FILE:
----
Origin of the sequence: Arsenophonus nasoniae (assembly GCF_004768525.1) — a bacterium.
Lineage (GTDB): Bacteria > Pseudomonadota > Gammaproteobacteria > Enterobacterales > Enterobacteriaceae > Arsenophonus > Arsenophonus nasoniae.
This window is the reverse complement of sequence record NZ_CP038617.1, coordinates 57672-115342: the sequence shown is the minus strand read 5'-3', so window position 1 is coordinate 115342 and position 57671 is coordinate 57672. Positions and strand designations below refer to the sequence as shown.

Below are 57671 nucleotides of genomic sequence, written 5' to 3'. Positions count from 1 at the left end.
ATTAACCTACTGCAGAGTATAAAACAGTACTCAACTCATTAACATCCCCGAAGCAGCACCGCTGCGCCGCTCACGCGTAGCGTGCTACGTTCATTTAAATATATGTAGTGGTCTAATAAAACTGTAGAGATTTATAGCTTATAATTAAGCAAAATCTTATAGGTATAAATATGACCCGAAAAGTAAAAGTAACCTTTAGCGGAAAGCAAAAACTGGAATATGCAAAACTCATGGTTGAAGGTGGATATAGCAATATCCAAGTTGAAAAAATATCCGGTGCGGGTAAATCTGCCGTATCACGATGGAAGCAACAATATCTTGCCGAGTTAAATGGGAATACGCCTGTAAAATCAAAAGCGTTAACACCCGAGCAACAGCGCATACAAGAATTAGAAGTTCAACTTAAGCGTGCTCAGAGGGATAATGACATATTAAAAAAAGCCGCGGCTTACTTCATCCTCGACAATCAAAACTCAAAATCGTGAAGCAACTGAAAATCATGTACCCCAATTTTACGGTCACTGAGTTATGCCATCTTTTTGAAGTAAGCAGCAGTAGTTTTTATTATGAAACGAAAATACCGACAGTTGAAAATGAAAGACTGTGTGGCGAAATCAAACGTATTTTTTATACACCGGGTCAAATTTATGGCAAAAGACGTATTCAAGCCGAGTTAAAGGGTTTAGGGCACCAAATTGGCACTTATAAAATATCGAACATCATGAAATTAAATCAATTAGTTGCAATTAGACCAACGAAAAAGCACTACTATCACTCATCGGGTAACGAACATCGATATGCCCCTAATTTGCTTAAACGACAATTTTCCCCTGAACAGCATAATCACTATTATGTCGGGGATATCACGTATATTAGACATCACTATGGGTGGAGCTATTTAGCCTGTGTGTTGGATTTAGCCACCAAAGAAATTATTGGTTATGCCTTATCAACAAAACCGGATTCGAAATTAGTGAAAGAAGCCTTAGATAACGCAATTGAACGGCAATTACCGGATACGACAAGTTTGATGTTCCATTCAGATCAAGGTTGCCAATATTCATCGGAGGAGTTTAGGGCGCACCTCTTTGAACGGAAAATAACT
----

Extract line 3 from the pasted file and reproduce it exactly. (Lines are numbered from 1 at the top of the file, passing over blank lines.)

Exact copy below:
This window is the reverse complement of sequence record NZ_CP038617.1, coordinates 57672-115342: the sequence shown is the minus strand read 5'-3', so window position 1 is coordinate 115342 and position 57671 is coordinate 57672. Positions and strand designations below refer to the sequence as shown.